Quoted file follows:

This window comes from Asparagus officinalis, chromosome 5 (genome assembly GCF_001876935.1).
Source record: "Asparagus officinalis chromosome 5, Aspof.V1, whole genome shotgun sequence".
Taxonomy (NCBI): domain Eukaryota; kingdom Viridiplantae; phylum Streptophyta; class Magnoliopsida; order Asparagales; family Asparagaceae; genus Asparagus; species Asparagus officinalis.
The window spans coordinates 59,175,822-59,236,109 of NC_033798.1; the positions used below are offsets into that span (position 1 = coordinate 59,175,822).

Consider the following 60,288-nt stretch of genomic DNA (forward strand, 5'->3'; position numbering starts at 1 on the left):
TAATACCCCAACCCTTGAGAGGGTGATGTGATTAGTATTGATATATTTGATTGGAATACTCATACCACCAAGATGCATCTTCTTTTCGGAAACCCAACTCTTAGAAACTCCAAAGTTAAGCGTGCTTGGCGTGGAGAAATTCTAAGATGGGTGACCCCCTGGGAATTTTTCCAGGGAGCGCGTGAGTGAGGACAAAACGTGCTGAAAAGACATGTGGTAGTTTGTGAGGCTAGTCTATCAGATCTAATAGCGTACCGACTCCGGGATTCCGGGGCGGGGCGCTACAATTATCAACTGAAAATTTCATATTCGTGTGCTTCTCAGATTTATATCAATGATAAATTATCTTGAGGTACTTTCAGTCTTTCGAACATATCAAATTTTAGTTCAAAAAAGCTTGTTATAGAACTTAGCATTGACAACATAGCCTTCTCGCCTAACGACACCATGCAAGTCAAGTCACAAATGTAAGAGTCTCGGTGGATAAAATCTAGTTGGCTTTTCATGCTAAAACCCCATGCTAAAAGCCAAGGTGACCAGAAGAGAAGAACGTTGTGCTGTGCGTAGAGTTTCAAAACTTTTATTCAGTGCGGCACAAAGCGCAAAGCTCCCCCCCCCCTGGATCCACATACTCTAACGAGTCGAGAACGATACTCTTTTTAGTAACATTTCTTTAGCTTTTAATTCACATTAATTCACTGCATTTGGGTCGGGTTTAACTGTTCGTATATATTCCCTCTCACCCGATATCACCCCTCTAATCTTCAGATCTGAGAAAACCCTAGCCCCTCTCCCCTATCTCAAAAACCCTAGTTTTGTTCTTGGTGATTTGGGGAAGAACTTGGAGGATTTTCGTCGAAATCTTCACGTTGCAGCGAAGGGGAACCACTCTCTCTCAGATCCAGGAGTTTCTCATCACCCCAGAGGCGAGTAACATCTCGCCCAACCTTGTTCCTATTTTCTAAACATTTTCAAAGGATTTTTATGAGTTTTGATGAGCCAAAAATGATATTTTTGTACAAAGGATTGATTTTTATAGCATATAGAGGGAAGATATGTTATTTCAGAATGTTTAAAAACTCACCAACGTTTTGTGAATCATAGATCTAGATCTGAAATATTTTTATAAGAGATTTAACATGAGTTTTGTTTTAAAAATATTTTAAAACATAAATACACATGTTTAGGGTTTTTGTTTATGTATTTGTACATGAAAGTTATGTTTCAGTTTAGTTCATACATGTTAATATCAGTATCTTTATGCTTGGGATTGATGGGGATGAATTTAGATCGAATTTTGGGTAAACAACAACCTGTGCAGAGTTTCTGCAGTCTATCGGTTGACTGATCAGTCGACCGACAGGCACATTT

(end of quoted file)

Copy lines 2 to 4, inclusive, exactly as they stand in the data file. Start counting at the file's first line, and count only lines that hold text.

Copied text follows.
Source record: "Asparagus officinalis chromosome 5, Aspof.V1, whole genome shotgun sequence".
Taxonomy (NCBI): domain Eukaryota; kingdom Viridiplantae; phylum Streptophyta; class Magnoliopsida; order Asparagales; family Asparagaceae; genus Asparagus; species Asparagus officinalis.
The window spans coordinates 59,175,822-59,236,109 of NC_033798.1; the positions used below are offsets into that span (position 1 = coordinate 59,175,822).